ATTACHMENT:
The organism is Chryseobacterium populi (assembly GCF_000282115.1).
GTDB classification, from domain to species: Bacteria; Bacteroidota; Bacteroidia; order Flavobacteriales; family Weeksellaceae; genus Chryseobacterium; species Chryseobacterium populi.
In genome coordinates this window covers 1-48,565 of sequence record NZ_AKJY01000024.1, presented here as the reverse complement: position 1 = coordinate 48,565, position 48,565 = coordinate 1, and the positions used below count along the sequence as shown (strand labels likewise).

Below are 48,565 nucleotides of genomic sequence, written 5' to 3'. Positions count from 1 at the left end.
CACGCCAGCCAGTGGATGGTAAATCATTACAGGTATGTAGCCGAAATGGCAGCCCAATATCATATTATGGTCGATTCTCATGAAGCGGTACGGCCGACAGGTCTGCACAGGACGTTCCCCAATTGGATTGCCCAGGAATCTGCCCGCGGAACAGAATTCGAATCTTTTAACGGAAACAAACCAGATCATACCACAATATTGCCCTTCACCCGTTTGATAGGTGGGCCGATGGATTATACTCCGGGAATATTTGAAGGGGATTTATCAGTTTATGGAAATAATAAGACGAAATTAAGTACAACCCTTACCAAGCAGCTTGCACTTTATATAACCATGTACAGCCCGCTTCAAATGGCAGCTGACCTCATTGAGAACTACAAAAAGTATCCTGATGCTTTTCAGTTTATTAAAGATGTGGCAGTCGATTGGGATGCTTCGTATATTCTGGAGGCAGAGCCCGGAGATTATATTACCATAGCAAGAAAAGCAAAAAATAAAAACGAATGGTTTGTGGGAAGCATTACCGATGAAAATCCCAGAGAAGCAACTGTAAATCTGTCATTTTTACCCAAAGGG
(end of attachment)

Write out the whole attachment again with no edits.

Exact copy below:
The organism is Chryseobacterium populi (assembly GCF_000282115.1).
GTDB classification, from domain to species: Bacteria; Bacteroidota; Bacteroidia; order Flavobacteriales; family Weeksellaceae; genus Chryseobacterium; species Chryseobacterium populi.
In genome coordinates this window covers 1-48,565 of sequence record NZ_AKJY01000024.1, presented here as the reverse complement: position 1 = coordinate 48,565, position 48,565 = coordinate 1, and the positions used below count along the sequence as shown (strand labels likewise).

Below are 48,565 nucleotides of genomic sequence, written 5' to 3'. Positions count from 1 at the left end.
CACGCCAGCCAGTGGATGGTAAATCATTACAGGTATGTAGCCGAAATGGCAGCCCAATATCATATTATGGTCGATTCTCATGAAGCGGTACGGCCGACAGGTCTGCACAGGACGTTCCCCAATTGGATTGCCCAGGAATCTGCCCGCGGAACAGAATTCGAATCTTTTAACGGAAACAAACCAGATCATACCACAATATTGCCCTTCACCCGTTTGATAGGTGGGCCGATGGATTATACTCCGGGAATATTTGAAGGGGATTTATCAGTTTATGGAAATAATAAGACGAAATTAAGTACAACCCTTACCAAGCAGCTTGCACTTTATATAACCATGTACAGCCCGCTTCAAATGGCAGCTGACCTCATTGAGAACTACAAAAAGTATCCTGATGCTTTTCAGTTTATTAAAGATGTGGCAGTCGATTGGGATGCTTCGTATATTCTGGAGGCAGAGCCCGGAGATTATATTACCATAGCAAGAAAAGCAAAAAATAAAAACGAATGGTTTGTGGGAAGCATTACCGATGAAAATCCCAGAGAAGCAACTGTAAATCTGTCATTTTTACCCAAAGGG